“Our ferries can cross the Hudson in seven minutes, and are a fast way to bring small containerized shipments right to the heart of business districts in Midtown and Downtown,” Pohan said. “We look forward to becoming a green, sustainable alternative not only to private passenger cars, but now to freight trucks as well.”

Moving freight by ferry

Nearly 90 percent of New York City’s goods are moved by truck, the result of the shift from rail and water networks to highways in the second half of the 20th century. The DOT estimates that truck traffic across the Hudson River has increased by over 50 percent between January 2020 and September 2021.

Without action, the increase in freight demands will result in tens of thousands more trucks crossing into the city every day, while the network of streets and bridges remains fixed.

The growing dependency on trucks to meet an increasing demand for goods exacerbates traffic congestion, pollutes air, stresses aging infrastructure, and harms quality of life in residential neighborhoods, not only in New York City but also Hudson County which many trucks drive through on their final stretch to New York City.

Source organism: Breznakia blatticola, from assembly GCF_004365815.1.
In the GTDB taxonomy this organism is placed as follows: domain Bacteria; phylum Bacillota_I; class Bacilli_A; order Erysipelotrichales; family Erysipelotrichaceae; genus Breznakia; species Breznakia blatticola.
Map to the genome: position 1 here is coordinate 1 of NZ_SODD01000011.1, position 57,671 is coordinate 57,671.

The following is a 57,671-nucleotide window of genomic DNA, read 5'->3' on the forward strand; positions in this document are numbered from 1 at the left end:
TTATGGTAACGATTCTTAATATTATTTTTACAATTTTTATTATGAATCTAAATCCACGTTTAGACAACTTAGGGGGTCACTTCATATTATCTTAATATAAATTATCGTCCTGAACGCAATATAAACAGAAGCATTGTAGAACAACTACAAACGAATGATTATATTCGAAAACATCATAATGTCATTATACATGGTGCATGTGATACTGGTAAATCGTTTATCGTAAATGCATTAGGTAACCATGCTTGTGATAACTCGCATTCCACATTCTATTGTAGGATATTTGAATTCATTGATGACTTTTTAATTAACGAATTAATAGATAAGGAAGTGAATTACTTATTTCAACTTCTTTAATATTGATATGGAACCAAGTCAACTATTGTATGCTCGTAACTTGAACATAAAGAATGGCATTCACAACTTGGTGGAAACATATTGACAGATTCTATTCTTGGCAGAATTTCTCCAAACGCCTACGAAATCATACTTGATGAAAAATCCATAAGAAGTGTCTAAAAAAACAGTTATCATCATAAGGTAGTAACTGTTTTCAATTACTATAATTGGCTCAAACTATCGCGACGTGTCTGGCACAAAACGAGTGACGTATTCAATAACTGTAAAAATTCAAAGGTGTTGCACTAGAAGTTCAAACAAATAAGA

Small freight trucks take the ferry to NYC.

The city’s new plan to address the reliance on trucks to move freight, dubbed Delivering Green, seeks to reverse those trends and move goods by water, rail and by other more sustainable modes of transportation.

Delivering Green lays out five goals to restructure freight distribution by: encouraging greener and more efficient truck deliveries; increasing the share of goods moved by water, rail, and cargo bicycles; and supporting new technologies to make freight movement more efficient and compliant.

“As our demand for freight continues to increase, we cannot continue the historic mistake of relying on more oversized and polluting diesel trucks to handle the load,” said DOT Commissioner Hank Gutman. “They destroy our infrastructure, damage the public health and quality of life in our neighborhoods, clog our already overcrowded streets and hasten climate change. We must change course. We have developed a thoughtful blueprint for the next five years to do just that. We are laying out a vision to reclaim New York City’s original highways — our harbor and rivers — to bring goods into the city and shifting to cargo bikes and other small, green vehicles to complete the journey to our doorsteps.”